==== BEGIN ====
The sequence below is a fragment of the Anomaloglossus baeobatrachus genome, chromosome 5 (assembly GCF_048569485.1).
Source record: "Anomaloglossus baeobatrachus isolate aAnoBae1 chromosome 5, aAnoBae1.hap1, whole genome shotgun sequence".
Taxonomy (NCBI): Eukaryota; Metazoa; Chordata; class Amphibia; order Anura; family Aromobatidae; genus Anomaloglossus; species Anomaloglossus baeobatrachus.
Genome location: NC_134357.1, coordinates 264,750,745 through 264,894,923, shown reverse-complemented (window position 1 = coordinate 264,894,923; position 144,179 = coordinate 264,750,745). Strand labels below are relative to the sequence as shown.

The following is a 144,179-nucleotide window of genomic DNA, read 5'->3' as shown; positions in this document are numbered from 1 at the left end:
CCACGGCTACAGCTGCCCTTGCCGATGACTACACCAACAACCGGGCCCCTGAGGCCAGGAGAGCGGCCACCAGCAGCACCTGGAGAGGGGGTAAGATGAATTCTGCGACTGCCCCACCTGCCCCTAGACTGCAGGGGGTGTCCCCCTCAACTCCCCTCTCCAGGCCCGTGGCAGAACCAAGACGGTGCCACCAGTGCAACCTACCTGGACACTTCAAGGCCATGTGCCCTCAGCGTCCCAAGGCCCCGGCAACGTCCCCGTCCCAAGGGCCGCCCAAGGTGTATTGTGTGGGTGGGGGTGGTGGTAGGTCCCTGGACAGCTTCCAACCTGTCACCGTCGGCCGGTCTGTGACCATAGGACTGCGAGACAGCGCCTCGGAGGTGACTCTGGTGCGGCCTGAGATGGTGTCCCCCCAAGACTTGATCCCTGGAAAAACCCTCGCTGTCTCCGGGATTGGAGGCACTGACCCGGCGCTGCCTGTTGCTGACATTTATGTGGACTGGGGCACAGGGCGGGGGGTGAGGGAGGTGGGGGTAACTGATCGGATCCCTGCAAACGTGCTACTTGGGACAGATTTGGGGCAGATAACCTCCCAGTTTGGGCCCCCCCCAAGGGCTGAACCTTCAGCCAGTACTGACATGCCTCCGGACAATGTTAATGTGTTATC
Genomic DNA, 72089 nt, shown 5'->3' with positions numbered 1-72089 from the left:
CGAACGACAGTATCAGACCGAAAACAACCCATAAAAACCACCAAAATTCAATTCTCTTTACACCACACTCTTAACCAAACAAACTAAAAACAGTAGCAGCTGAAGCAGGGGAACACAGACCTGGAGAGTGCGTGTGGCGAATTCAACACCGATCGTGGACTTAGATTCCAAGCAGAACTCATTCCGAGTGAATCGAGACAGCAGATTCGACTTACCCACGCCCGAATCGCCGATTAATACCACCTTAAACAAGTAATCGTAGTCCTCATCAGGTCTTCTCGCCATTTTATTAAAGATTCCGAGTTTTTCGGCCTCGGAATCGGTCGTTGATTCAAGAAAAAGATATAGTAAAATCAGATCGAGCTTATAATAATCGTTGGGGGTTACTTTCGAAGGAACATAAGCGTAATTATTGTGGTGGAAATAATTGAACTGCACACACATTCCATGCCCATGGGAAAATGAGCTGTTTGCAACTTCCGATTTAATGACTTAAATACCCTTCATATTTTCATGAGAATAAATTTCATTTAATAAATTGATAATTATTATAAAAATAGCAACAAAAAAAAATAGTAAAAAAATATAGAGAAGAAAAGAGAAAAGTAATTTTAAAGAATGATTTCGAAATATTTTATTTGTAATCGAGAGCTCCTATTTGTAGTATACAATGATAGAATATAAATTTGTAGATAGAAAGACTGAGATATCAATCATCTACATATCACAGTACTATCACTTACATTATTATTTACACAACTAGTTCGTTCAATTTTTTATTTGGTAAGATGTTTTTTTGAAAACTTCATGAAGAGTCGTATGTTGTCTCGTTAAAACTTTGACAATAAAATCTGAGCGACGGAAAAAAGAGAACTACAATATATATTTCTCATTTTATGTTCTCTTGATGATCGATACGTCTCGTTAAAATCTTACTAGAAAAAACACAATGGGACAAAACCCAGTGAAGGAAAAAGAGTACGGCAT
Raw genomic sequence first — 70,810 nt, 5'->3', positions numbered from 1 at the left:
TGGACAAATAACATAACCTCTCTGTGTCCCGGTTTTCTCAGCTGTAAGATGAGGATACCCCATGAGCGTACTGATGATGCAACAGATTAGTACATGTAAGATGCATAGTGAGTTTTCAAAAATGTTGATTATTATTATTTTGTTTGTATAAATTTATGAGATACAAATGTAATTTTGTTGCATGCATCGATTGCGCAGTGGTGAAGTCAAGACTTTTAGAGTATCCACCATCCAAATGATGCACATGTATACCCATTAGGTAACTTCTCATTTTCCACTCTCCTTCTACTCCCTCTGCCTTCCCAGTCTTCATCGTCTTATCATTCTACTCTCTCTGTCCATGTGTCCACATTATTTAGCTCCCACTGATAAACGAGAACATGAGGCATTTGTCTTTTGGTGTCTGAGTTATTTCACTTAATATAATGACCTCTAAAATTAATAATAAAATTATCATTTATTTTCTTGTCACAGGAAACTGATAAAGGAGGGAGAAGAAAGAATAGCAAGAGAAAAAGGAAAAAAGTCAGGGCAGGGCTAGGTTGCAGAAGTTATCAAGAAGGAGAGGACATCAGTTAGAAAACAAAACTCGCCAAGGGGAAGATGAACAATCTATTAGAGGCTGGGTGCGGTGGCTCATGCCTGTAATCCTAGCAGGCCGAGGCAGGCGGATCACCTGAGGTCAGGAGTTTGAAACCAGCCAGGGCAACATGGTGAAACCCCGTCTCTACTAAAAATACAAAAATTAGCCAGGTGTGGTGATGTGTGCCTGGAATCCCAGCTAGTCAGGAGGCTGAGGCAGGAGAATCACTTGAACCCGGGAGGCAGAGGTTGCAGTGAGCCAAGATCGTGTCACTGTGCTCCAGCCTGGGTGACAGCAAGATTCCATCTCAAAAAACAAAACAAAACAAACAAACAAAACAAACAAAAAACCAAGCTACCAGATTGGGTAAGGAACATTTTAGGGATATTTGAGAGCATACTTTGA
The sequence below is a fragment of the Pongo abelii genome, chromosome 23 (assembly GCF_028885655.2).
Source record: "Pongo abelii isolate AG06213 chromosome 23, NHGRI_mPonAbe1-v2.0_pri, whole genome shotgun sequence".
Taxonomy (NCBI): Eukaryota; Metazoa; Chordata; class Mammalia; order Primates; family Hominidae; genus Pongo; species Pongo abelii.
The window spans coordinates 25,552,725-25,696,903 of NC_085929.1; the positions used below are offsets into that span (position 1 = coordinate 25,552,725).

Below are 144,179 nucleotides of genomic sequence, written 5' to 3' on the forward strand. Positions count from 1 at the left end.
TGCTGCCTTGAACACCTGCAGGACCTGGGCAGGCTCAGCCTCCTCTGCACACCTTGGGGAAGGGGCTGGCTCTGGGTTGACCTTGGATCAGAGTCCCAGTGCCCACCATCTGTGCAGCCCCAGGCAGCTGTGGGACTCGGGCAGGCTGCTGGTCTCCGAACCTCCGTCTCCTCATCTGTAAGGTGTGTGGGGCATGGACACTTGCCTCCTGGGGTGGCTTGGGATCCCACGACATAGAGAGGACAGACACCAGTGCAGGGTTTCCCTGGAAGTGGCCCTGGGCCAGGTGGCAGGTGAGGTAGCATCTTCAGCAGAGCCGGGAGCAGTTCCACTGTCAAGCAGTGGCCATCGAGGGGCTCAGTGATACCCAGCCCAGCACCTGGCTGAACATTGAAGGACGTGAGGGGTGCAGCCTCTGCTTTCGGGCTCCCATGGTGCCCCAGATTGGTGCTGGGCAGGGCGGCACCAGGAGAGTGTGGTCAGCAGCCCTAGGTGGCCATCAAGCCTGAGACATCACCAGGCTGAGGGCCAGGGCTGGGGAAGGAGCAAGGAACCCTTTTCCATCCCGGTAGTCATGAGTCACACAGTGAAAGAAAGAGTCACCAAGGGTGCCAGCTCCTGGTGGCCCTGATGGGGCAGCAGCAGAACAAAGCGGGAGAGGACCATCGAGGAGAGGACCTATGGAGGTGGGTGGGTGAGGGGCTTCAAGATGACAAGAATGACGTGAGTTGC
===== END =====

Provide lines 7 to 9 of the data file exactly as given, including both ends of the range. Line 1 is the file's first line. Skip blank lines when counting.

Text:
Genomic DNA, 72089 nt, shown 5'->3' with positions numbered 1-72089 from the left:
CGAACGACAGTATCAGACCGAAAACAACCCATAAAAACCACCAAAATTCAATTCTCTTTACACCACACTCTTAACCAAACAAACTAAAAACAGTAGCAGCTGAAGCAGGGGAACACAGACCTGGAGAGTGCGTGTGGCGAATTCAACACCGATCGTGGACTTAGATTCCAAGCAGAACTCATTCCGAGTGAATCGAGACAGCAGATTCGACTTACCCACGCCCGAATCGCCGATTAATACCACCTTAAACAAGTAATCGTAGTCCTCATCAGGTCTTCTCGCCATTTTATTAAAGATTCCGAGTTTTTCGGCCTCGGAATCGGTCGTTGATTCAAGAAAAAGATATAGTAAAATCAGATCGAGCTTATAATAATCGTTGGGGGTTACTTTCGAAGGAACATAAGCGTAATTATTGTGGTGGAAATAATTGAACTGCACACACATTCCATGCCCATGGGAAAATGAGCTGTTTGCAACTTCCGATTTAATGACTTAAATACCCTTCATATTTTCATGAGAATAAATTTCATTTAATAAATTGATAATTATTATAAAAATAGCAACAAAAAAAAATAGTAAAAAAATATAGAGAAGAAAAGAGAAAAGTAATTTTAAAGAATGATTTCGAAATATTTTATTTGTAATCGAGAGCTCCTATTTGTAGTATACAATGATAGAATATAAATTTGTAGATAGAAAGACTGAGATATCAATCATCTACATATCACAGTACTATCACTTACATTATTATTTACACAACTAGTTCGTTCAATTTTTTATTTGGTAAGATGTTTTTTTGAAAACTTCATGAAGAGTCGTATGTTGTCTCGTTAAAACTTTGACAATAAAATCTGAGCGACGGAAAAAAGAGAACTACAATATATATTTCTCATTTTATGTTCTCTTGATGATCGATACGTCTCGTTAAAATCTTACTAGAAAAAACACAATGGGACAAAACCCAGTGAAGGAAAAAGAGTACGGCAT
Raw genomic sequence first — 70,810 nt, 5'->3', positions numbered from 1 at the left: